NEW YORK, NOV. 11 -- Roger Clemens of the Boston Red Sox, a spring training holdout who started the season 4-6, won the the American League's 1987 Cy Young Award today. He becomes the first AL pitcher in more than a decade to be voted consecutive Cy Young Awards. And now, he says he can aim for the record books.
"It's an individual award. It gives me something to shoot for, something that no one has done before, win a third time in a row," Clemens said at a news conference in Houston.
Clemens, a 25-year-old right-hander, who completed this season with a 20-9 record and 256 strikeouts in 281 2/3 innings, received 21 of 28 first-place votes and 124 points in balloting by the Baseball Writers Association of America. Jimmy Key of Toronto, 17-8 with a league-leading earned run average of 2.76, was second in the balloting with four first-place votes and 64 points.
Voting was based on five points for first place, three for second and one for third. Two writers from each AL city took part in the balloting.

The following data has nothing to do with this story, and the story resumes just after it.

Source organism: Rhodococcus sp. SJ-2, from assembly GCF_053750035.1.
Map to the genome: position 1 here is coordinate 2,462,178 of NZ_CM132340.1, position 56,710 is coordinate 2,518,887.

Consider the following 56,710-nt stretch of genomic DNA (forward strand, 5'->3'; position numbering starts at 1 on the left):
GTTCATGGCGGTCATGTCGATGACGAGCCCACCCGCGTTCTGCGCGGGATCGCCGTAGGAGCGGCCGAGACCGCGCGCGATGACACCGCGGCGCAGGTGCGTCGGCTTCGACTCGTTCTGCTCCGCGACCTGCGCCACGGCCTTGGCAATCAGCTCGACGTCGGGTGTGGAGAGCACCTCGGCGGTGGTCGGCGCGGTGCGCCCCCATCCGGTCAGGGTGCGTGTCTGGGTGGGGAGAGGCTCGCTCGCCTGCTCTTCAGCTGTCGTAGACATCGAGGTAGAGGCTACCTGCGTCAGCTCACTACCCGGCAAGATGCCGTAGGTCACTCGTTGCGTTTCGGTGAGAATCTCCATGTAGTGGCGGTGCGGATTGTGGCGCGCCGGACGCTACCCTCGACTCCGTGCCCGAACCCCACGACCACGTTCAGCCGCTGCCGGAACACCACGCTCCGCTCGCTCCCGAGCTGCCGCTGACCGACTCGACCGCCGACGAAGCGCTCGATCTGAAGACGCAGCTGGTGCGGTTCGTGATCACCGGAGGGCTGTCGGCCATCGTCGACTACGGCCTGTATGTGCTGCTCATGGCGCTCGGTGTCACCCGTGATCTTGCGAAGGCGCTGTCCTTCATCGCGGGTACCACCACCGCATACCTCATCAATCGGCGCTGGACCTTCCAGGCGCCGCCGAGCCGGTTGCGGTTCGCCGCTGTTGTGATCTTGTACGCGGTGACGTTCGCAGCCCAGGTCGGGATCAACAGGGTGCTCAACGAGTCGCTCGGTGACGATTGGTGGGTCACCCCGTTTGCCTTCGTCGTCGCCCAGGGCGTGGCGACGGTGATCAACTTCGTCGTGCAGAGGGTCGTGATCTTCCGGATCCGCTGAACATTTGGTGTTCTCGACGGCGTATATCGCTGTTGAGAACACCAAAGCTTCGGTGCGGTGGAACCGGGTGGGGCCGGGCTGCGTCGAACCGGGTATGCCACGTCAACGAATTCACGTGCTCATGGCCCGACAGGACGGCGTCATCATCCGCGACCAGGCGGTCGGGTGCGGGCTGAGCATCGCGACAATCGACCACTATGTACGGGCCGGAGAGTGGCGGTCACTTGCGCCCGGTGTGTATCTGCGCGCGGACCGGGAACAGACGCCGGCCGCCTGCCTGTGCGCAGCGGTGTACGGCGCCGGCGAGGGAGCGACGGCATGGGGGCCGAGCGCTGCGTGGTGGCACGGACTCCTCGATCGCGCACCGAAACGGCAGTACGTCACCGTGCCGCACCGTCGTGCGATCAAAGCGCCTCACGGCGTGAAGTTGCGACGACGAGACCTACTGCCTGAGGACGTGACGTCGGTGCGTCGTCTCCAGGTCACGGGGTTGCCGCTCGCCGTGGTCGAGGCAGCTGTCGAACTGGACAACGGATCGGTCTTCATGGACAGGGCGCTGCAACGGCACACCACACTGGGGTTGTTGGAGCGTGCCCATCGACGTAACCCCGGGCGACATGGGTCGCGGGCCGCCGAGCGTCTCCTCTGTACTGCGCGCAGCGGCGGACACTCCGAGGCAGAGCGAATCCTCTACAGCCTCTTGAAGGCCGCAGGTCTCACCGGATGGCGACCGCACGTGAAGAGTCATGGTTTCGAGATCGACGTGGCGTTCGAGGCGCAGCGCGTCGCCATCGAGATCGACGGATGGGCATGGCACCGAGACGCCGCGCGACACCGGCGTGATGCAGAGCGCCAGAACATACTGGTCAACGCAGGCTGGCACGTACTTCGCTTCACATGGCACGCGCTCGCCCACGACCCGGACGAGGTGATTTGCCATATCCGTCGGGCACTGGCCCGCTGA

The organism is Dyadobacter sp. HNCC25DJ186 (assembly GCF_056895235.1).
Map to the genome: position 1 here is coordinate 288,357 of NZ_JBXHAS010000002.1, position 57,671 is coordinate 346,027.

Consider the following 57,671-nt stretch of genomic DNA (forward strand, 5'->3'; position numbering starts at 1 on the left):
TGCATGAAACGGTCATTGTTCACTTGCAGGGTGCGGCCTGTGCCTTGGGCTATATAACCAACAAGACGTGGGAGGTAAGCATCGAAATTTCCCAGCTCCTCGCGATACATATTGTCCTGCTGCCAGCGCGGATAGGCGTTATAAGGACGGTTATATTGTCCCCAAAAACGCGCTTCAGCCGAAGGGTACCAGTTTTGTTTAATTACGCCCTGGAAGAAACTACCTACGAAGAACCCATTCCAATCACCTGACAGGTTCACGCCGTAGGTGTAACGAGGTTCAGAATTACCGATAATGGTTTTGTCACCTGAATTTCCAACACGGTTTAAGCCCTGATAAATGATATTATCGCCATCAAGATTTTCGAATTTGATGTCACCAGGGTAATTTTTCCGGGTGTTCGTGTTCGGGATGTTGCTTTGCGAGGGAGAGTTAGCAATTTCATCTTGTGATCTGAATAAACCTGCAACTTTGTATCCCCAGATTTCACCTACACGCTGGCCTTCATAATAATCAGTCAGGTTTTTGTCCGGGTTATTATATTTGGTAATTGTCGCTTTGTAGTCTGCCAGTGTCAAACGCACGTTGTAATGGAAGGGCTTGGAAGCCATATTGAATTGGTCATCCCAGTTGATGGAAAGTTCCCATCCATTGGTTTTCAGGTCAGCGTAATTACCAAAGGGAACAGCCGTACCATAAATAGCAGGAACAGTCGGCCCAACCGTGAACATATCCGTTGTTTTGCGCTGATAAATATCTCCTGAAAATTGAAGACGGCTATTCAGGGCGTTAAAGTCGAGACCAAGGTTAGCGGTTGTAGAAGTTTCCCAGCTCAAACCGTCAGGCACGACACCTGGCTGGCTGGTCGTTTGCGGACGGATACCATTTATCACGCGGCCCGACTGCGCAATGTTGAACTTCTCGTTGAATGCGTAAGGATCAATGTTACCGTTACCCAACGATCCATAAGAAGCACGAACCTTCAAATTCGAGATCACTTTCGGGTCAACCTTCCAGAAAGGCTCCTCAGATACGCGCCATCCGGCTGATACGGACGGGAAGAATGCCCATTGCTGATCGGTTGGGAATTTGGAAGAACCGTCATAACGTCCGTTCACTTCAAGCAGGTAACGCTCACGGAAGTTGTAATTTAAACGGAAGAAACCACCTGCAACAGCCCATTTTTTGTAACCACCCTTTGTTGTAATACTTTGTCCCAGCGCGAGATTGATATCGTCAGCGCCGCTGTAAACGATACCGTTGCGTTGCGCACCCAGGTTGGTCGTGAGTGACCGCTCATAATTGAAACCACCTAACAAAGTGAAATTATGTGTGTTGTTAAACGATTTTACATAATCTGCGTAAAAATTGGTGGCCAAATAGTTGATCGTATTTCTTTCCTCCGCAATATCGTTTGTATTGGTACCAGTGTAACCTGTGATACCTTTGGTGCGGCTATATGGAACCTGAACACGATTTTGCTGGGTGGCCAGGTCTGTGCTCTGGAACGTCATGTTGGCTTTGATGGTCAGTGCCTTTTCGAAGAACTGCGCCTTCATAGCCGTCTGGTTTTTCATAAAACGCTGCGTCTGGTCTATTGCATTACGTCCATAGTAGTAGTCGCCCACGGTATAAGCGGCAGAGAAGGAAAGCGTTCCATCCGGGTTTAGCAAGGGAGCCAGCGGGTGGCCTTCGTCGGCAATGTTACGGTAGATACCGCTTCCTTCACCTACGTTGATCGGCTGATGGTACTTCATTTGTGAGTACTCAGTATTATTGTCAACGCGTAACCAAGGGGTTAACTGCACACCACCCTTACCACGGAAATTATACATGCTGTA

"I won't say I'm surprised," Clemens said. "The only thing is that I felt that if I didn't win it, it should have gone to Frank Viola, because he did the most for his team."
The last American League pitcher to win consecutive awards was Jim Palmer of the Baltimore Orioles in 1975-76. Detroit's Denny McLain won the AL Cy Young in 1968 and shared it with Baltimore's Mike Cuellar the following year.
Clemens became only the third AL pitcher to win a Cy Young for a team that finished as low as fifth place. Dean Chance, with the 1964 California Angels, and Gaylord Perry, with the 1972 Cleveland Indians, also won the award with fifth-place teams.
Clemens earned a $150,000 bonus for winning the award. In addition, $150,000 will be added to his 1988 salary of $1.2 million.
Clemens, the major league's best pitcher in 1986 with a 24-4 record, 2.48 ERA and 238 strikeouts, was written off early to repeat as a Cy Young winner.
However, starting with a 4-0 win at Cleveland on June 17, he finished the season 16-3 with a 2.66 ERA in his final 23 starts.
Except for his won-lost record and his 2.97 ERA, Clemens had a better year in 1987 than he did in 1986 despite pitching for a worse team. He led the majors this year with 18 complete games and seven shutouts, compared with 10 complete games and one shutout last year, when Boston won the AL championship.
His 256 strikeouts were second in the league to Langston's 262, and only Charlie Hough of Texas pitched more innings, 285 1/3.